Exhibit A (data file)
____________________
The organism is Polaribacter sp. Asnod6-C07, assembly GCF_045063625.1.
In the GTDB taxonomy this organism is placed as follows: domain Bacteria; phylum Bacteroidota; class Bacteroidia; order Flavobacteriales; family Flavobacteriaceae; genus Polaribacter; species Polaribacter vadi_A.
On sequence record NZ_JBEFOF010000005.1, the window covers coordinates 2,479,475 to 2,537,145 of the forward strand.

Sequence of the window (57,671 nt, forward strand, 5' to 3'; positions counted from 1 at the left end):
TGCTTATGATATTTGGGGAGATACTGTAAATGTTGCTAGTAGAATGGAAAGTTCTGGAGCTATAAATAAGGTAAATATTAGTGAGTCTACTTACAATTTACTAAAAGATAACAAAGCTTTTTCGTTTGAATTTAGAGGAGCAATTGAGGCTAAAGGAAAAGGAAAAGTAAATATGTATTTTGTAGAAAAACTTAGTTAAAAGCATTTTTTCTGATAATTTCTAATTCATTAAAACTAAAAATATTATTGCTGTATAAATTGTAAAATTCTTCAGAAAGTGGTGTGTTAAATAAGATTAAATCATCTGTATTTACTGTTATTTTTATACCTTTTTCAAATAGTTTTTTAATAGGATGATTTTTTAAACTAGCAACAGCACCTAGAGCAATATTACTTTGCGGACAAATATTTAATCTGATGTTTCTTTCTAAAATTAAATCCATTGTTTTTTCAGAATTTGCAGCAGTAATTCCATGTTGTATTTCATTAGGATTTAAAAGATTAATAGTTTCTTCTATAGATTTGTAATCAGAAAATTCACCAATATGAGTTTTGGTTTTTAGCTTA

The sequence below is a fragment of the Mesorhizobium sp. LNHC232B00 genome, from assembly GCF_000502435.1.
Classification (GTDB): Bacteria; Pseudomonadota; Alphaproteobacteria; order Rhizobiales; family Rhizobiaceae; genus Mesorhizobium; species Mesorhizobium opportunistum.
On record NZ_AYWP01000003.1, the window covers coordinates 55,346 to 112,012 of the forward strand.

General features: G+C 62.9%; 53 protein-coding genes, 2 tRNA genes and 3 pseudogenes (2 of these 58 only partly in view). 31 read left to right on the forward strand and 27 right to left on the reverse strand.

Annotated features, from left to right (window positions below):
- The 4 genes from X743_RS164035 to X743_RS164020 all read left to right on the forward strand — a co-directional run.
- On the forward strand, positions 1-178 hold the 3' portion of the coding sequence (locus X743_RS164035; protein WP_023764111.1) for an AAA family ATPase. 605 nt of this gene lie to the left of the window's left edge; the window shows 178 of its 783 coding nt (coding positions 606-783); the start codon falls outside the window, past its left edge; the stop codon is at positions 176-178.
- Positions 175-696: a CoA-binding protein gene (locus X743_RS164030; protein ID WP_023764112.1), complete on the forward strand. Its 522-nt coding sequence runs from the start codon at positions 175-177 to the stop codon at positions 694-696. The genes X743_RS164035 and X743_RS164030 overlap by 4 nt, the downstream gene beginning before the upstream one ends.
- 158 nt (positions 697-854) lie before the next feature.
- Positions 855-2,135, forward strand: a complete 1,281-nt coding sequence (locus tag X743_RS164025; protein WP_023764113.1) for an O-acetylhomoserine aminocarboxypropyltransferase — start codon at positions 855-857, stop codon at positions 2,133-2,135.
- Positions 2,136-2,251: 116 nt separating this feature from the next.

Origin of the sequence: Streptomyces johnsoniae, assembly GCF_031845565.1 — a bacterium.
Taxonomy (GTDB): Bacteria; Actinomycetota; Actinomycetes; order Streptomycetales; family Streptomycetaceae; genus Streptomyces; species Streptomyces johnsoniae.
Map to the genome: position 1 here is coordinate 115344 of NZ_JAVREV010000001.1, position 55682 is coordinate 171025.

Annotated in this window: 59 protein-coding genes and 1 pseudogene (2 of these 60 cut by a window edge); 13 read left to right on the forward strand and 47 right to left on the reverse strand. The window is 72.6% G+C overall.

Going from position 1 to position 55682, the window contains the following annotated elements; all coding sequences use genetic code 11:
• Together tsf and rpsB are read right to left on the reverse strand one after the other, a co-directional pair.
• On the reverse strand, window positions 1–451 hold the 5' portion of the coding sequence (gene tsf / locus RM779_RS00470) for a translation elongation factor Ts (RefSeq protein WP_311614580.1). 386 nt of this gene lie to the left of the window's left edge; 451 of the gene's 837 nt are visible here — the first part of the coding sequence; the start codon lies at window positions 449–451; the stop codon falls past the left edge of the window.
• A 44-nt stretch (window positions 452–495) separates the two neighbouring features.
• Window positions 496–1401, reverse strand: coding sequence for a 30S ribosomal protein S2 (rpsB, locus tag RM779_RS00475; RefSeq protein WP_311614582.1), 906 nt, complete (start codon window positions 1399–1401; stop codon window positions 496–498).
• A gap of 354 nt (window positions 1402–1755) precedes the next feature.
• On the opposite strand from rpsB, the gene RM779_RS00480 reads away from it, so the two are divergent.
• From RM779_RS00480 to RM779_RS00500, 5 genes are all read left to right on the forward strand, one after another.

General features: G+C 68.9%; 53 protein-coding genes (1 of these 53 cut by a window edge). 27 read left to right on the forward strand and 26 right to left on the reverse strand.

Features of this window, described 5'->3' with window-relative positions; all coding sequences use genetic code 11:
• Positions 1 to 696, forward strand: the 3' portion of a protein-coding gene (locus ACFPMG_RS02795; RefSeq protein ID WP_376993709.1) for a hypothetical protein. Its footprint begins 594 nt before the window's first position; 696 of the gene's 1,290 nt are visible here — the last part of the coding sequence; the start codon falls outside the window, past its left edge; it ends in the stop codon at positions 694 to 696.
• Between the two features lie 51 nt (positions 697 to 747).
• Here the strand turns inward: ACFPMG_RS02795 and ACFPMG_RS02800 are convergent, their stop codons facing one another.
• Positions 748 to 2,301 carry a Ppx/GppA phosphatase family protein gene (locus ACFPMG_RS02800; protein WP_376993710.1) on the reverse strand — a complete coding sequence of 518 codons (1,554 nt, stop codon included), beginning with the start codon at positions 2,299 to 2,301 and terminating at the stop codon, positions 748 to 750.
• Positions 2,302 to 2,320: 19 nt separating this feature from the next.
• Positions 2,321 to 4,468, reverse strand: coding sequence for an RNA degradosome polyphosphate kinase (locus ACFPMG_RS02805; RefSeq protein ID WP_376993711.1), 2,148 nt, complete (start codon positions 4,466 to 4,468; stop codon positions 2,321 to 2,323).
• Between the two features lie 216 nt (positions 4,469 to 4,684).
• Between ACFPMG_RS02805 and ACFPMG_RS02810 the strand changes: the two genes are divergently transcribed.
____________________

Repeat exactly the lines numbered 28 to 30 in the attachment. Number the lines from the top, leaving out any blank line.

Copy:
• From RM779_RS00480 to RM779_RS00500, 5 genes are all read left to right on the forward strand, one after another.

General features: G+C 68.9%; 53 protein-coding genes (1 of these 53 cut by a window edge). 27 read left to right on the forward strand and 26 right to left on the reverse strand.

Features of this window, described 5'->3' with window-relative positions; all coding sequences use genetic code 11: